There’s this sort of avoidance undercurrent running through the email pile lately; a topic that’s hinted at, questioned obliquely, discarded with a winky emoticon. At times, it’s brought to just beneath the conversational surface, then allowed to descend once again into the koi pond of topics, an increasingly blurry shimmering bolt of motion. In some, the subject is phrased in the form of a question; in others, a backhanded compliment (or an outright compliment). A few (thankfully) are confrontational; most are somewhere between vaguely supportive and nervously curious.
The question is a simple one, so allow me to boil down a hundred-odd variants of it into a single portmanteau question combining parts of all: What made you feel as if you would be comfortable writing a teenage girl protagonist – and how is it that you pulled it off?
(Disclaimer: not everyone added any variant of that second part, but I’ll be forthcoming in telling you that the positives are running 50:1 to the negatives on that front – in other words, there’s an order of magnitude more of you that find Sabine eminently believable than do not. So I’ll include the declarative in that portmanteau.)
I suppose my first response is to level-set expectations: no one can possibly inhabit the body of another and know, for certain, what another’s feelings and emotions might be. As a fortysomething suburban father, I can’t really claim to know what a high-school freshman girl is thinking or experiencing. I also can’t tell you anything about what an Afghanistan war veteran is thinking or experiencing. Or an unemployed financial advisor. Or a single mom. Or a five-year-old kid, or a grandmother, or an alien, or a robot, or a duck-billed platypus. No idea what’s going on in there. None.
But my job, as an author, is to make characters believable and organic to you, the reader. So every aspect of motivation, environment, and behavior has to go under the microscope from the first time the character appears on the page. That has to be true of any character I write that isn’t a fortysomething suburban father, candidly. There’s exactly one of those, really, in either book so far, and Tom Britten gets about six seconds of screen time before he’s ushered off. That was my writing comfort zone: six seconds. Beyond that, I’m writing a widow; another, scarred, teenaged girl; a middle-school-aged girl; two high-school guys; and numerous bears, horses wolves, and lupine humanoids. Oh, and a nineteenth-century French soldier interpreted by an Egyptian god as a fictional character.
(Read that last one again. I’m actually surprised more people haven’t asked, what made you think you could write a nineteenth-century French soldier interpreted by an Egyptian god as a fictional character? There’s a challenge.)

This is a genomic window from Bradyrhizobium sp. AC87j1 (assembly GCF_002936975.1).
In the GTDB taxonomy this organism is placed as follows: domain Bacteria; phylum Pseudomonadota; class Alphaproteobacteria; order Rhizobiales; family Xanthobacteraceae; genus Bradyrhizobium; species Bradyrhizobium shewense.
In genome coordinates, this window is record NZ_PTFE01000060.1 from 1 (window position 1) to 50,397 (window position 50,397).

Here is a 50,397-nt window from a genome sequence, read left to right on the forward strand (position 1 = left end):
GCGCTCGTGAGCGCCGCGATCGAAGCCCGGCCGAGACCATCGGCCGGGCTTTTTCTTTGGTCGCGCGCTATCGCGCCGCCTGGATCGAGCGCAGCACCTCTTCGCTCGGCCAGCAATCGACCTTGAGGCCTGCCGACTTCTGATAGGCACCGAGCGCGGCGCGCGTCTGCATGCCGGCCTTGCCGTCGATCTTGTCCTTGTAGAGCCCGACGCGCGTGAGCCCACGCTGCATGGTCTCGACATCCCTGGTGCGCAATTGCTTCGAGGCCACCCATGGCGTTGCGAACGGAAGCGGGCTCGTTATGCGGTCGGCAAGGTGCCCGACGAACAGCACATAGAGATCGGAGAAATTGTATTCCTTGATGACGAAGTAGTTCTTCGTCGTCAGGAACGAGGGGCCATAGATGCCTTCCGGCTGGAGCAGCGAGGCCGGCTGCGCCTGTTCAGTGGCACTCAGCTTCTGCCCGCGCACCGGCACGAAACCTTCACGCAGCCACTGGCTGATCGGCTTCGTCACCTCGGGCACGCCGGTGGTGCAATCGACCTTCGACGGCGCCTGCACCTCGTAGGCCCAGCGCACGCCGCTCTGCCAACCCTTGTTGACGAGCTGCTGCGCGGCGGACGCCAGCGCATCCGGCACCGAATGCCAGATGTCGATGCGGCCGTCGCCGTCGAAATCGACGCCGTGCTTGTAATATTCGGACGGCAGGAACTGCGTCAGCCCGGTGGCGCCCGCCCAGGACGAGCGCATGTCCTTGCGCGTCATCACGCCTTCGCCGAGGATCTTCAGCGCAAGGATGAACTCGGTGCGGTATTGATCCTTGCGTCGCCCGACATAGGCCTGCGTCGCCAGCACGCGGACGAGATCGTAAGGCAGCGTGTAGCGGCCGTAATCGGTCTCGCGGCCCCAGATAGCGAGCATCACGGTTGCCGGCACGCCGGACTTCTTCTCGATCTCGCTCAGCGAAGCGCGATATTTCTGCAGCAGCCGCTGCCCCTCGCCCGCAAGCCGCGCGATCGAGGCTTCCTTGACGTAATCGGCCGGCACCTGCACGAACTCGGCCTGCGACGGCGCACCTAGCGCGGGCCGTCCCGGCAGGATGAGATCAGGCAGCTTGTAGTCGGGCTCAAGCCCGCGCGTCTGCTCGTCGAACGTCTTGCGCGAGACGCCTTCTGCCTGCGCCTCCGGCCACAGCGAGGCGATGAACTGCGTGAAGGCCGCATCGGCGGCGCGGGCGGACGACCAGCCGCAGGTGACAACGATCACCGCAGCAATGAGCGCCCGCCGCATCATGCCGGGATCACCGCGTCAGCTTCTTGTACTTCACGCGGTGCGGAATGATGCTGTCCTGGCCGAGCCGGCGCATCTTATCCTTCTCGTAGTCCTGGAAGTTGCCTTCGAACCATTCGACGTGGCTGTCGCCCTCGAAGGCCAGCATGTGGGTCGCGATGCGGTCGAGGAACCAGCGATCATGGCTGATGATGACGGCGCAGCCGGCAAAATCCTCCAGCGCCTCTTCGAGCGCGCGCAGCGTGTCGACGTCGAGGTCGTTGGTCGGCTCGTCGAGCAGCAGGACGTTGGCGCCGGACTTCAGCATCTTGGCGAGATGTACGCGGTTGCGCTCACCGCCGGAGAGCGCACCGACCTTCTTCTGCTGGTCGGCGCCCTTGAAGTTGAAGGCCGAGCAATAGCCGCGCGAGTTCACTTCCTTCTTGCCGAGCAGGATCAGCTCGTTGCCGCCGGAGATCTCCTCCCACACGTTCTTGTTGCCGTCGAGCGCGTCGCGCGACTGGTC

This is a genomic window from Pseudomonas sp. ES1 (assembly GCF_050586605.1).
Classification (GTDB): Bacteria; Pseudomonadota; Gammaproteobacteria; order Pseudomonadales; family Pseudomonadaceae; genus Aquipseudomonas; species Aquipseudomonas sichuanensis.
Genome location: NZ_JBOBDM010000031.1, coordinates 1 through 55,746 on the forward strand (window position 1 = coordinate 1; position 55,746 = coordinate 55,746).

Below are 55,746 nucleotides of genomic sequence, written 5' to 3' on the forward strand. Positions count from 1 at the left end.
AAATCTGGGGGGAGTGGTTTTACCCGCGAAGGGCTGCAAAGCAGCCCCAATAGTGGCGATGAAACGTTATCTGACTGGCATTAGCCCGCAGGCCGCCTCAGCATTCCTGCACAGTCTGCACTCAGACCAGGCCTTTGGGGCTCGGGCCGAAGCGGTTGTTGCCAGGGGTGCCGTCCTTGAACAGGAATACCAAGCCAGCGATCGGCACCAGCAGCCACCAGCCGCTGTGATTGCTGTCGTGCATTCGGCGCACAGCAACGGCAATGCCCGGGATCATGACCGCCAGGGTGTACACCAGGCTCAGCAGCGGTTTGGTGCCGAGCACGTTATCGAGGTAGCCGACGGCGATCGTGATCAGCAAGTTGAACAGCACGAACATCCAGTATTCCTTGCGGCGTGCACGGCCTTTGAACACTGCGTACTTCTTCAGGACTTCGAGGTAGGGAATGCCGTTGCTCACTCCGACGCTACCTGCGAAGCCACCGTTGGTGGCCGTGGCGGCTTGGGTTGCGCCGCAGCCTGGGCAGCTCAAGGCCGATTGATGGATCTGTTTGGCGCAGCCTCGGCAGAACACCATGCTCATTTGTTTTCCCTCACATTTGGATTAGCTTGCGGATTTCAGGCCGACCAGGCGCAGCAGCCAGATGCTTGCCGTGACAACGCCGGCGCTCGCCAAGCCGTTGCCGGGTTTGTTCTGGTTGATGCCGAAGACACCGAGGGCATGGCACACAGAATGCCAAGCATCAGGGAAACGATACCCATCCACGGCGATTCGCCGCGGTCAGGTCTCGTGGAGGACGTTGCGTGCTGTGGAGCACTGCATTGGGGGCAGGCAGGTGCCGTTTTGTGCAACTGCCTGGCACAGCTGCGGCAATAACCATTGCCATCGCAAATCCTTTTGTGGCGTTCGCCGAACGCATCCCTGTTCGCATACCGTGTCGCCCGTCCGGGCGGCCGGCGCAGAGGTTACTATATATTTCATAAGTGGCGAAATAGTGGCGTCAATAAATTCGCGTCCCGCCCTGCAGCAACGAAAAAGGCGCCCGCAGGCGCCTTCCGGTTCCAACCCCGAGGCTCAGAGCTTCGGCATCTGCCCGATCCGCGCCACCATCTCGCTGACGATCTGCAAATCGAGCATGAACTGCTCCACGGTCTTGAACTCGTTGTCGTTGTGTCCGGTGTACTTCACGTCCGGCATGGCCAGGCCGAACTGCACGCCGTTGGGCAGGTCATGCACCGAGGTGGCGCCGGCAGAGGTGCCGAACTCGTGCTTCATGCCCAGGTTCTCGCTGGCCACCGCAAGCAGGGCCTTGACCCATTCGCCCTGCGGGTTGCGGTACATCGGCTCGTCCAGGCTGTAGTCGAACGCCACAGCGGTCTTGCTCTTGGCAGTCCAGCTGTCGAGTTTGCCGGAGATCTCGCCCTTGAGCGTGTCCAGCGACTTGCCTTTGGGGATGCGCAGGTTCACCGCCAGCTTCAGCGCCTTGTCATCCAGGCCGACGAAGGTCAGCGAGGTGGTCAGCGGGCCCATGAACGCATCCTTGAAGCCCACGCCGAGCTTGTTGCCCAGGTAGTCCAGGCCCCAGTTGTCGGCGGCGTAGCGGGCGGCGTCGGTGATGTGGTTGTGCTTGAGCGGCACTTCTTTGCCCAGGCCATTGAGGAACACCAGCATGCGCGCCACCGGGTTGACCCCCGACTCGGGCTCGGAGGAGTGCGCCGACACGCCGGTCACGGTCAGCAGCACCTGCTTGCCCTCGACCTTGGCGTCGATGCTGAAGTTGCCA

Below the question, though, is another, pricklier, more…cultural question. J.K. Rowling went about ten thousand pages writing a male protagonist, along with a male sidekick; Hermione’s her only comfort-zone character, and Rowling was decidedly not a young girl when she began the series, so even that’s at a distance. No one’s ever questioned her qualifications to write Harry and Ron. In fact, look down the roster of most YA fiction and you’ll see a long list of female authors tackling male protagonists (or significant male characters). Yet that’s never questioned. If female authors can write male characters without so much as a sideways glance, can’t male authors write female characters? (Careful, here; to elevate the complexity of one over the other is reductionist and, frankly, sexist, so forgive me if I don’t buy the ‘you couldn’t possibly understand’ argument.)
I suppose, at the basis of this issue, is the concept of whether anyone can write any character not ‘themselves.’ Last I checked, there’s very few actual lycanthropes writing shifter-fic, and a real dearth of undead penning vampire paeans. There’s not a sci-fi writer alone who’s ever been in near-earth orbit, let alone space (fine, some fanboy/fangirl correct me on this with a piece of obscura). No one writing historical fiction was alive in their chosen period in history. Not one of us is an authentic narrator; we are all dopplegangers, shapeshifters, mimics in stolen shoes. We succeed, or fail, based on your personal judgment; we draw courage from your praise, inspiration from your criticism, and both become strengthin the end. If you believe Sabine, if you believe Taryn, if you believe Guillaume in his new and insanity-inducing skin, then I’ve done what I set out to do.